However, it is important to note that where six or more separate dwellings are the subject of a transaction involving the conveyance of a chargeable interest in those dwellings, the dwellings are to be treated as a matter of law, if not actual fact, as non-residential property (see section 59 (8)). So a transaction consisting of a conveyance of a real right in six or more separate dwellings (whether or not located in the same building) will fall to be categorised, and thus taxed, as a "non-residential property transaction". It should be noted that multiple dwellings relief will be available under Schedule 5 of the 2013 Act, but the relief is outwith the scope of this article.

Mixed use development

By application of section 24(3)(a) (see above), the purchase of land comprising a built mixed use development would fall to be regarded as a "non-residential property transaction". The mere fact that some of the buildings located on the land in question were used for purposes other than dwellings would take the transaction into the "non-residential property" category. Put simply, the mixed use element, so far as it was not residential, would mean that the main subject matter of the transaction would not consist "entirely" of a conveyance of an interest in land that is residential property. The sale of undeveloped land that had the benefit of an unimplemented mixed use planning permission would thus fall to be regarded for the purposes of LBTT as a "non-residential property transaction."

Urban land which could have a range of uses

As noted above, the key determining issue is not the potential uses to which the urban land in question might be put but rather whether at the time the transaction takes place the land that is the subject of that transaction qualifies as residential property. The sale of urban land that had a derelict building on it which had planning permission for a range of uses, including residential, would fall to be classified, and thus taxed, as a "non-residential property transaction". This is because the building would not be classed as either being used (or being suitable for use) as a dwelling, nor would it be "in the process of being adapted for such use".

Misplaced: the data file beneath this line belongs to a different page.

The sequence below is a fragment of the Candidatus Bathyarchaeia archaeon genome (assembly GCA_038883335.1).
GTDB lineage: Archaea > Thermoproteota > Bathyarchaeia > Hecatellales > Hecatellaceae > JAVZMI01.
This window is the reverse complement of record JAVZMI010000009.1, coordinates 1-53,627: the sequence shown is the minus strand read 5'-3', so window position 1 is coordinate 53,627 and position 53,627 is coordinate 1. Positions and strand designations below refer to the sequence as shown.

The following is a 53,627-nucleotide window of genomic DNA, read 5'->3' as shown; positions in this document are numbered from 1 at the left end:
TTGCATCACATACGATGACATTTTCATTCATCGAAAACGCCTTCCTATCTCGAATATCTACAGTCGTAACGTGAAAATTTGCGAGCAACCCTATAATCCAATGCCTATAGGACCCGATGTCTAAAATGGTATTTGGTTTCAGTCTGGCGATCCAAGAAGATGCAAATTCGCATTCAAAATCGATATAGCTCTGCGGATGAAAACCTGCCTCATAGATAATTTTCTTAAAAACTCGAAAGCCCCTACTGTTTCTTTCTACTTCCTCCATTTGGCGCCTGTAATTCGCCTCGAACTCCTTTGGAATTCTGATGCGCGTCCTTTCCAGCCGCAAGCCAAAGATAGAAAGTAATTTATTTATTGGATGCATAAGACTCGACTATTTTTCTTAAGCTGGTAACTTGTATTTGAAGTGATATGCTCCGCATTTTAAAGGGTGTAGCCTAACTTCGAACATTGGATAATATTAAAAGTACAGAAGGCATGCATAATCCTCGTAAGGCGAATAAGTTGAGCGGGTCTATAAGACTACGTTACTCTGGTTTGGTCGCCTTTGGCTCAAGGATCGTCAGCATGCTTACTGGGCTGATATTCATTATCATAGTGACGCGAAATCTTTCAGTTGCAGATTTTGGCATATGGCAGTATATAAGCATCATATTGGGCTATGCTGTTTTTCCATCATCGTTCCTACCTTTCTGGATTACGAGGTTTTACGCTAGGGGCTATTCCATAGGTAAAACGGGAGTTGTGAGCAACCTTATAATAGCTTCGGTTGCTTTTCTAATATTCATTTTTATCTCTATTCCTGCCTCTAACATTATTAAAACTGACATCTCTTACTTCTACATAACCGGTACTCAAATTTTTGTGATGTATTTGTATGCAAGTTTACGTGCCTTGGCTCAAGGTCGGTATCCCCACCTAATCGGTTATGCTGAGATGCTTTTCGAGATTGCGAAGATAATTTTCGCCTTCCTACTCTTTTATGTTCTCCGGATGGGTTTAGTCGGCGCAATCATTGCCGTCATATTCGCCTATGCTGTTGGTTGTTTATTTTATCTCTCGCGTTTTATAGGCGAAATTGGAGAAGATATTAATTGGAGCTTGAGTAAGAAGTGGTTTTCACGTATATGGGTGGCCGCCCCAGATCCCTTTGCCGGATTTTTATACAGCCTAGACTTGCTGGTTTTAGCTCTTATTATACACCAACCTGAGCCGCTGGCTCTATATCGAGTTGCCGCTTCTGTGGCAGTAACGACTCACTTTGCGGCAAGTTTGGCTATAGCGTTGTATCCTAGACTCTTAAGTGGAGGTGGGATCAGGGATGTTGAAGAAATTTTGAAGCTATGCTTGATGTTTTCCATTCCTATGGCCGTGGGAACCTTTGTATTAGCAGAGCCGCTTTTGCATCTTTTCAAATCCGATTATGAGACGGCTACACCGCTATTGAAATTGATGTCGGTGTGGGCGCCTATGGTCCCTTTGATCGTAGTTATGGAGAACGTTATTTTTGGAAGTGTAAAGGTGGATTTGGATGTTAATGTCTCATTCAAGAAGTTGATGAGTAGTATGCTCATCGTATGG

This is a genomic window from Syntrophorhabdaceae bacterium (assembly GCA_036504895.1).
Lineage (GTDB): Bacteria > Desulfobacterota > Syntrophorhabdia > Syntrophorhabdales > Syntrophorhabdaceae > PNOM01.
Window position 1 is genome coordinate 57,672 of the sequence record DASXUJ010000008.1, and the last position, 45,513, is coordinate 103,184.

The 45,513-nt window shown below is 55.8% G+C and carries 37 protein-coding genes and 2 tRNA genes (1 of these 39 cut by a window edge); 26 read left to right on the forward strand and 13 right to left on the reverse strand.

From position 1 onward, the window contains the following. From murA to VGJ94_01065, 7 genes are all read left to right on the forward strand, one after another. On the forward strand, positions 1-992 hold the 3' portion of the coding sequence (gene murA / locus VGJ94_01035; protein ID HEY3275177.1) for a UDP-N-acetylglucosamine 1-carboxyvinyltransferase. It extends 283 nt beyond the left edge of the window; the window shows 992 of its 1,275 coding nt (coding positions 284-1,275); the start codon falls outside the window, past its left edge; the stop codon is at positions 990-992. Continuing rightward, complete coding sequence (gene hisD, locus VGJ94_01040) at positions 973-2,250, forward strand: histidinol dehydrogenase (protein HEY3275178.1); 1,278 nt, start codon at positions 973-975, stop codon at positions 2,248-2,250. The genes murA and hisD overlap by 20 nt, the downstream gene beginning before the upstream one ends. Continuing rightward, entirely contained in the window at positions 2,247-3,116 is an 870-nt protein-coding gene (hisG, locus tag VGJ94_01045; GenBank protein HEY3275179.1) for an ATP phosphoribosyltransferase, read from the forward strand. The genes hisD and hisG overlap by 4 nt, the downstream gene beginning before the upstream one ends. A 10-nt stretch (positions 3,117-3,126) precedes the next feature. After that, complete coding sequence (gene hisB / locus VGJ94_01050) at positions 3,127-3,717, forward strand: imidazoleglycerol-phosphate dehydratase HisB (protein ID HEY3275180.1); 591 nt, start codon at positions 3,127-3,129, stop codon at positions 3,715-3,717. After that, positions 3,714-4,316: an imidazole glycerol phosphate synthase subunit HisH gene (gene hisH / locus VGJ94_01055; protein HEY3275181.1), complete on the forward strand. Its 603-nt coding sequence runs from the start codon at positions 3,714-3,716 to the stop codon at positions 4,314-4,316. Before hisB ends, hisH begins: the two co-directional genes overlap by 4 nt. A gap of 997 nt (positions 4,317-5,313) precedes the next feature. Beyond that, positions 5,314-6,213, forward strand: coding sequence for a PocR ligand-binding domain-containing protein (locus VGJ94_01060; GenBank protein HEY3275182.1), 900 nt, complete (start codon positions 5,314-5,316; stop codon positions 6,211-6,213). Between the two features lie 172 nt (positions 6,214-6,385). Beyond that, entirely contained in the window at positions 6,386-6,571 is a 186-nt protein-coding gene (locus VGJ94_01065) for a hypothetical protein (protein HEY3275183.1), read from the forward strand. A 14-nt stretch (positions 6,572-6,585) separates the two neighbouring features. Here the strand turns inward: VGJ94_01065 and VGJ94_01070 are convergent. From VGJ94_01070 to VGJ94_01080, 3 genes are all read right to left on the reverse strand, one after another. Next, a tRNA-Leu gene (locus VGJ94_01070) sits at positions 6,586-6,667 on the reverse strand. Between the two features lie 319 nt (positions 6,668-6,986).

The sale of a cleared brownfield site with a range of potential end uses, including housing, would fall to be classified, and thus taxed, as a "non-residential property transaction".

Undeveloped land being purchased for residential development

If greenfield land is purchased for the purpose of residential development (with or without the benefit of planning permission for housing) that would still be classed as a "non-residential property transaction" because, at the time of the purchase, there would not be a building on the site that is used or is suitable for use as a dwelling, or is in the process of being constructed or adapted for such use. The main subject matter of the transaction would be ownership of what, at that point, would still fall to be regarded as "non-residential property".

Non-residential property purchases: LBTT rates and bands

The proposed rates and bands are as follows:

Click here to view table.

Further information including an example calculation and a tax calculator

Residential property purchases: LBTT rates and bands

The proposed rates and bands are as follows:

Click here to view table.

Further information including an example calculation and a tax calculator

LBTT* on residential and non-residential property purchases - a comparison

Click here to view table.